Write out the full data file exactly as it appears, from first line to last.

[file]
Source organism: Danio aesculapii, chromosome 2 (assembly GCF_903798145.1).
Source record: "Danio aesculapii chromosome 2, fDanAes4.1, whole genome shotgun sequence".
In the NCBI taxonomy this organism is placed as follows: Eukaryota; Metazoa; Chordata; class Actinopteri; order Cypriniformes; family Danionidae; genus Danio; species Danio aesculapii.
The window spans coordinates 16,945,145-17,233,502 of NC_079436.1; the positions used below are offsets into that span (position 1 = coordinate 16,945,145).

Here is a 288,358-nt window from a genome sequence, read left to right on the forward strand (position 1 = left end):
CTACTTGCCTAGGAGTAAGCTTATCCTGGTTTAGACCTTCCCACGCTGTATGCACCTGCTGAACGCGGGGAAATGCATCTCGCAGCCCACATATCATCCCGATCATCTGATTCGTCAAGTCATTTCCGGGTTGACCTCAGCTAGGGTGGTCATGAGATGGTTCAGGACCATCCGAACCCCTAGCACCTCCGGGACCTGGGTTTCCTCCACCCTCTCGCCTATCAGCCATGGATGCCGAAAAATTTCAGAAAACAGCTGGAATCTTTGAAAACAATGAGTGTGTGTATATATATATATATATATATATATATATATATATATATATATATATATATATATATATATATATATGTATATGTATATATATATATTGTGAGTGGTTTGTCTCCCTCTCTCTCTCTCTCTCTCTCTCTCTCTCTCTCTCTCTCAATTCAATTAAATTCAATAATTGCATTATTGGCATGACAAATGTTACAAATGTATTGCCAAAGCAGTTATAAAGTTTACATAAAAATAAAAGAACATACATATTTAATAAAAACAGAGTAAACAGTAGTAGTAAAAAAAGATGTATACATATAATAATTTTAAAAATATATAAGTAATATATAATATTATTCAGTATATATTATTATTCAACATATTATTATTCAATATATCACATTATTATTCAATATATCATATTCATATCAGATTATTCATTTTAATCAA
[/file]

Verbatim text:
Source organism: Danio aesculapii, chromosome 2 (assembly GCF_903798145.1).
Source record: "Danio aesculapii chromosome 2, fDanAes4.1, whole genome shotgun sequence".
In the NCBI taxonomy this organism is placed as follows: Eukaryota; Metazoa; Chordata; class Actinopteri; order Cypriniformes; family Danionidae; genus Danio; species Danio aesculapii.
The window spans coordinates 16,945,145-17,233,502 of NC_079436.1; the positions used below are offsets into that span (position 1 = coordinate 16,945,145).

Here is a 288,358-nt window from a genome sequence, read left to right on the forward strand (position 1 = left end):
CTACTTGCCTAGGAGTAAGCTTATCCTGGTTTAGACCTTCCCACGCTGTATGCACCTGCTGAACGCGGGGAAATGCATCTCGCAGCCCACATATCATCCCGATCATCTGATTCGTCAAGTCATTTCCGGGTTGACCTCAGCTAGGGTGGTCATGAGATGGTTCAGGACCATCCGAACCCCTAGCACCTCCGGGACCTGGGTTTCCTCCACCCTCTCGCCTATCAGCCATGGATGCCGAAAAATTTCAGAAAACAGCTGGAATCTTTGAAAACAATGAGTGTGTGTATATATATATATATATATATATATATATATATATATATATATATATATATATATATATATATATATGTATATGTATATATATATATTGTGAGTGGTTTGTCTCCCTCTCTCTCTCTCTCTCTCTCTCTCTCTCTCTCTCTCTCAATTCAATTAAATTCAATAATTGCATTATTGGCATGACAAATGTTACAAATGTATTGCCAAAGCAGTTATAAAGTTTACATAAAAATAAAAGAACATACATATTTAATAAAAACAGAGTAAACAGTAGTAGTAAAAAAAGATGTATACATATAATAATTTTAAAAATATATAAGTAATATATAATATTATTCAGTATATATTATTATTCAACATATTATTATTCAATATATCACATTATTATTCAATATATCATATTCATATCAGATTATTCATTTTAATCAA